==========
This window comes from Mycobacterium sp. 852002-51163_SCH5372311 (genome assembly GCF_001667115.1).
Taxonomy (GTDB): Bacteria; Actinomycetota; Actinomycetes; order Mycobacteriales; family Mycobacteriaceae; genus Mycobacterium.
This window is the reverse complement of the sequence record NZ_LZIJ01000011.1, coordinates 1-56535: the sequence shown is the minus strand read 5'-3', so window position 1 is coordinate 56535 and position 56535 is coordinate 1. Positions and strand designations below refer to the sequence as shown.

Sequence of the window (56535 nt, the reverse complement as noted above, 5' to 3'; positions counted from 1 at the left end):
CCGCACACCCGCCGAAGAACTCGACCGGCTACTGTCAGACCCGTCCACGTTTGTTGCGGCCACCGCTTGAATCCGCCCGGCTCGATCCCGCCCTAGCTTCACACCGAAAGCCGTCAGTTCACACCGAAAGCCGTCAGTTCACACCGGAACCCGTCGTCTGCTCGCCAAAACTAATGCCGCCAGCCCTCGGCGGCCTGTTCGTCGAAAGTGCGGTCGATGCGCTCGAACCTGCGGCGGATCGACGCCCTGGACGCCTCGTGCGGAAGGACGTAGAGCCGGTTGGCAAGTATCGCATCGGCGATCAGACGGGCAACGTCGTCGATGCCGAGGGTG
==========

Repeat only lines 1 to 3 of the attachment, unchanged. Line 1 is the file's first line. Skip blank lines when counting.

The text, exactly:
This window comes from Mycobacterium sp. 852002-51163_SCH5372311 (genome assembly GCF_001667115.1).
Taxonomy (GTDB): Bacteria; Actinomycetota; Actinomycetes; order Mycobacteriales; family Mycobacteriaceae; genus Mycobacterium.
This window is the reverse complement of the sequence record NZ_LZIJ01000011.1, coordinates 1-56535: the sequence shown is the minus strand read 5'-3', so window position 1 is coordinate 56535 and position 56535 is coordinate 1. Positions and strand designations below refer to the sequence as shown.